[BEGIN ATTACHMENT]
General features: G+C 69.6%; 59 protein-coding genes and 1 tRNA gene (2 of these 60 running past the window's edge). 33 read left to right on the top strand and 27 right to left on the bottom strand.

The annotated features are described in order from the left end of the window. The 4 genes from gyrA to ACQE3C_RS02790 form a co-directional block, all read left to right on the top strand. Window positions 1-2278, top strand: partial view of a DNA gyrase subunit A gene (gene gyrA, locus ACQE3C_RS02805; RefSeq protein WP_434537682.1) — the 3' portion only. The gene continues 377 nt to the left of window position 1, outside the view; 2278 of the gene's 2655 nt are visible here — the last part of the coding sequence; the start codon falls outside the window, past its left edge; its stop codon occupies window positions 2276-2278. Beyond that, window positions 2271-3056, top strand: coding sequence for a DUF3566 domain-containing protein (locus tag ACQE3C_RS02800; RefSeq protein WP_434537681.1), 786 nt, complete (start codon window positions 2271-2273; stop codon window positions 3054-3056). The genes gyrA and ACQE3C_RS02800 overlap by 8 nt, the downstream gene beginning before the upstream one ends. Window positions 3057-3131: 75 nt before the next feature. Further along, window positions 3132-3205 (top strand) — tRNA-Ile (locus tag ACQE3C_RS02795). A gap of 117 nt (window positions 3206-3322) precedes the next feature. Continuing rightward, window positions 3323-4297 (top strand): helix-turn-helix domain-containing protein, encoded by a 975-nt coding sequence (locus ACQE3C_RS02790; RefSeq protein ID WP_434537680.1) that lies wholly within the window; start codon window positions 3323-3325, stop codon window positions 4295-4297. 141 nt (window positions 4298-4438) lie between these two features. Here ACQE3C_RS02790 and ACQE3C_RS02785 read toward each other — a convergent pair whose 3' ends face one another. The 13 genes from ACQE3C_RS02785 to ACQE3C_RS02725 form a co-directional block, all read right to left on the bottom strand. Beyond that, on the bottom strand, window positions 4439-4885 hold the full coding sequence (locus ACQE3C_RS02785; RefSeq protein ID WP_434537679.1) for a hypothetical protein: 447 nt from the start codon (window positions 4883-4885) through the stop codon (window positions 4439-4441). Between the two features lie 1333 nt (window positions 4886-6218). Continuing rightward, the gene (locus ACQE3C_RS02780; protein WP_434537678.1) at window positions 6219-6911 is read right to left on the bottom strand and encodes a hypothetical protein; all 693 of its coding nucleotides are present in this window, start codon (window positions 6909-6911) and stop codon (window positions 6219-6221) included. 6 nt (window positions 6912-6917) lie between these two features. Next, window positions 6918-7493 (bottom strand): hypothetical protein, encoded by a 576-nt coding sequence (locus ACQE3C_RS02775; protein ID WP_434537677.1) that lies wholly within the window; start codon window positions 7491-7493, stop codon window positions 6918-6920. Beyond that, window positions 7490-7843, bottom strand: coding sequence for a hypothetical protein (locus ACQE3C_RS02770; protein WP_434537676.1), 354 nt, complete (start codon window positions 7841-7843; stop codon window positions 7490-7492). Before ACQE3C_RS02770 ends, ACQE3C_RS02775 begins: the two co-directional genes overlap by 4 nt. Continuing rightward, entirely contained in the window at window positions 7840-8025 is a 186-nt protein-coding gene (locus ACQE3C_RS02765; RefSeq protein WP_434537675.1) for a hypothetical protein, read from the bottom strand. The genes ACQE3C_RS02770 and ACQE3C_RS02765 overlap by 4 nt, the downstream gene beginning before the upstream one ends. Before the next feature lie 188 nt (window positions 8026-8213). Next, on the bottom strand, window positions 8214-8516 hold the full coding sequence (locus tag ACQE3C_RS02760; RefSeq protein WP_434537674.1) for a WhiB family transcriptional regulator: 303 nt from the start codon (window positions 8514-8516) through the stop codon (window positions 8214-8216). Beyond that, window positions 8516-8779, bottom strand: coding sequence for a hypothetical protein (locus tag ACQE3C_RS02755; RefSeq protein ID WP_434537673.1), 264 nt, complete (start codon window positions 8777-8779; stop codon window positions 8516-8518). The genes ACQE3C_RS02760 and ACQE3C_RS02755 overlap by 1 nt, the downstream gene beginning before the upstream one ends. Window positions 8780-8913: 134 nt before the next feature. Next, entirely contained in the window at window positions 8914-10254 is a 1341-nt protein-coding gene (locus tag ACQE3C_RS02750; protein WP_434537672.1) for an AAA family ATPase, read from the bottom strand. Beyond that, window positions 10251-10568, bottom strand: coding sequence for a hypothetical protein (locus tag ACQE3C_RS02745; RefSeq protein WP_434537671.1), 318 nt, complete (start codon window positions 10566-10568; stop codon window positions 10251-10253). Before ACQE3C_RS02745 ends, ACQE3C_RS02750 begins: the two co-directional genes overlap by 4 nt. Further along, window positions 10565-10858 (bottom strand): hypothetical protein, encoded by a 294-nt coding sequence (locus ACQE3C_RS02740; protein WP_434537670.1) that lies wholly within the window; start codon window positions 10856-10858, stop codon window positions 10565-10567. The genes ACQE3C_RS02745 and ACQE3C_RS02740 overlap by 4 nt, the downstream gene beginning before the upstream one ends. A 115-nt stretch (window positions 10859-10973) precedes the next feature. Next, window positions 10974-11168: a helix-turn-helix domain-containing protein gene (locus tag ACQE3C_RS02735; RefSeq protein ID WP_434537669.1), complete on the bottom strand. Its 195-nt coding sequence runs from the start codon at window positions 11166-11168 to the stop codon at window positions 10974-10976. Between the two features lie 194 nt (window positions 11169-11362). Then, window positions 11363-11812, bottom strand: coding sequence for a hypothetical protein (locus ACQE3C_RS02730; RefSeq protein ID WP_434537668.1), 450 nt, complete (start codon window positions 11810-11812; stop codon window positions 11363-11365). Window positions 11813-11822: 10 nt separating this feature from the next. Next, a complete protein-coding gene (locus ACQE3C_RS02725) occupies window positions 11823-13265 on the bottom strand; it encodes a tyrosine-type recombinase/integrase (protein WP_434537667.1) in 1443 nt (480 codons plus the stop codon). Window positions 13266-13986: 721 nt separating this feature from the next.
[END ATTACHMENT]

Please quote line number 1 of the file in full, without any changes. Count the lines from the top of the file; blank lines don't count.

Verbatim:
General features: G+C 69.6%; 59 protein-coding genes and 1 tRNA gene (2 of these 60 running past the window's edge). 33 read left to right on the top strand and 27 right to left on the bottom strand.